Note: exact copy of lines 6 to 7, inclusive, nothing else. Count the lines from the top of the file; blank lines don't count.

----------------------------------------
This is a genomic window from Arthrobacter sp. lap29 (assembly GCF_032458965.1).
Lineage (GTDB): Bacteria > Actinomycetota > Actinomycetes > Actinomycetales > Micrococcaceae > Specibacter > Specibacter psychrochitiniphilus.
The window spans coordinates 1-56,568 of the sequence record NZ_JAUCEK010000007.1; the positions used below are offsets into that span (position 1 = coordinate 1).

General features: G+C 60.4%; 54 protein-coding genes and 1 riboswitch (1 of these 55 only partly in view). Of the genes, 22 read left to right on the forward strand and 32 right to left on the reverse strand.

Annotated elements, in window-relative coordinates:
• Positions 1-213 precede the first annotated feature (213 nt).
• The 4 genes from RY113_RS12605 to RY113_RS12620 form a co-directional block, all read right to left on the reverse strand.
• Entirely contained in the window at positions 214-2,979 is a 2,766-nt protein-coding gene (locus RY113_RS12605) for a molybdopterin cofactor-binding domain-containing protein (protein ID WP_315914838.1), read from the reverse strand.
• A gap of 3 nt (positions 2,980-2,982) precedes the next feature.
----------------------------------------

• Positions 1-213 precede the first annotated feature (213 nt).
• The 4 genes from RY113_RS12605 to RY113_RS12620 form a co-directional block, all read right to left on the reverse strand.